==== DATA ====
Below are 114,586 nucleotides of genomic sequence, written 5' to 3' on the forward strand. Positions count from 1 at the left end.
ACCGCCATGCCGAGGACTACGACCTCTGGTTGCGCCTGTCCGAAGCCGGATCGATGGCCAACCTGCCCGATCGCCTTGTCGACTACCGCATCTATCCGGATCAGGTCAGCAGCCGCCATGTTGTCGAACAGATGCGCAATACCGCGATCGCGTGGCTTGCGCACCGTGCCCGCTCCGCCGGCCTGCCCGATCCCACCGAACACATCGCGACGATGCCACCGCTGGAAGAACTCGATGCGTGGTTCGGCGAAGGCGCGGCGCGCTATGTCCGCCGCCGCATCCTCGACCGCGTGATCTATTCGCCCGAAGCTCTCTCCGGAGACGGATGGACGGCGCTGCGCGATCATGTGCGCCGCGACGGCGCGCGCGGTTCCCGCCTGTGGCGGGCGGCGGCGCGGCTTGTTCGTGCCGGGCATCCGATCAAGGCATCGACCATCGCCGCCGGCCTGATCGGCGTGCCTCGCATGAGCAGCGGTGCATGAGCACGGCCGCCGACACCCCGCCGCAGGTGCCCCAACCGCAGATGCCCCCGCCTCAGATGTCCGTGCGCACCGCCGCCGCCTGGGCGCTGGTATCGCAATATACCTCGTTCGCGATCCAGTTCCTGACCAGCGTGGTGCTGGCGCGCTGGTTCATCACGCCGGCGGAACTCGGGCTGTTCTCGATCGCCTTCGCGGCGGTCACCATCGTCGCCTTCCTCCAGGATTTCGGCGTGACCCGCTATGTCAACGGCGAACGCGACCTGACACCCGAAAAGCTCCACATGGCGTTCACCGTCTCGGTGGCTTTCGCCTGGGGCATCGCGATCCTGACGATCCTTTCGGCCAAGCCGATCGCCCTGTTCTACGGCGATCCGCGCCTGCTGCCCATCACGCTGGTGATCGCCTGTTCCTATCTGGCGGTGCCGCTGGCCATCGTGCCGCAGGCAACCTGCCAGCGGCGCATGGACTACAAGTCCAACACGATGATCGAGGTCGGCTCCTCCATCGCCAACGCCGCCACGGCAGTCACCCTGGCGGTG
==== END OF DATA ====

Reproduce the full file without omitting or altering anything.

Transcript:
Below are 114,586 nucleotides of genomic sequence, written 5' to 3' on the forward strand. Positions count from 1 at the left end.
ACCGCCATGCCGAGGACTACGACCTCTGGTTGCGCCTGTCCGAAGCCGGATCGATGGCCAACCTGCCCGATCGCCTTGTCGACTACCGCATCTATCCGGATCAGGTCAGCAGCCGCCATGTTGTCGAACAGATGCGCAATACCGCGATCGCGTGGCTTGCGCACCGTGCCCGCTCCGCCGGCCTGCCCGATCCCACCGAACACATCGCGACGATGCCACCGCTGGAAGAACTCGATGCGTGGTTCGGCGAAGGCGCGGCGCGCTATGTCCGCCGCCGCATCCTCGACCGCGTGATCTATTCGCCCGAAGCTCTCTCCGGAGACGGATGGACGGCGCTGCGCGATCATGTGCGCCGCGACGGCGCGCGCGGTTCCCGCCTGTGGCGGGCGGCGGCGCGGCTTGTTCGTGCCGGGCATCCGATCAAGGCATCGACCATCGCCGCCGGCCTGATCGGCGTGCCTCGCATGAGCAGCGGTGCATGAGCACGGCCGCCGACACCCCGCCGCAGGTGCCCCAACCGCAGATGCCCCCGCCTCAGATGTCCGTGCGCACCGCCGCCGCCTGGGCGCTGGTATCGCAATATACCTCGTTCGCGATCCAGTTCCTGACCAGCGTGGTGCTGGCGCGCTGGTTCATCACGCCGGCGGAACTCGGGCTGTTCTCGATCGCCTTCGCGGCGGTCACCATCGTCGCCTTCCTCCAGGATTTCGGCGTGACCCGCTATGTCAACGGCGAACGCGACCTGACACCCGAAAAGCTCCACATGGCGTTCACCGTCTCGGTGGCTTTCGCCTGGGGCATCGCGATCCTGACGATCCTTTCGGCCAAGCCGATCGCCCTGTTCTACGGCGATCCGCGCCTGCTGCCCATCACGCTGGTGATCGCCTGTTCCTATCTGGCGGTGCCGCTGGCCATCGTGCCGCAGGCAACCTGCCAGCGGCGCATGGACTACAAGTCCAACACGATGATCGAGGTCGGCTCCTCCATCGCCAACGCCGCCACGGCAGTCACCCTGGCGGTG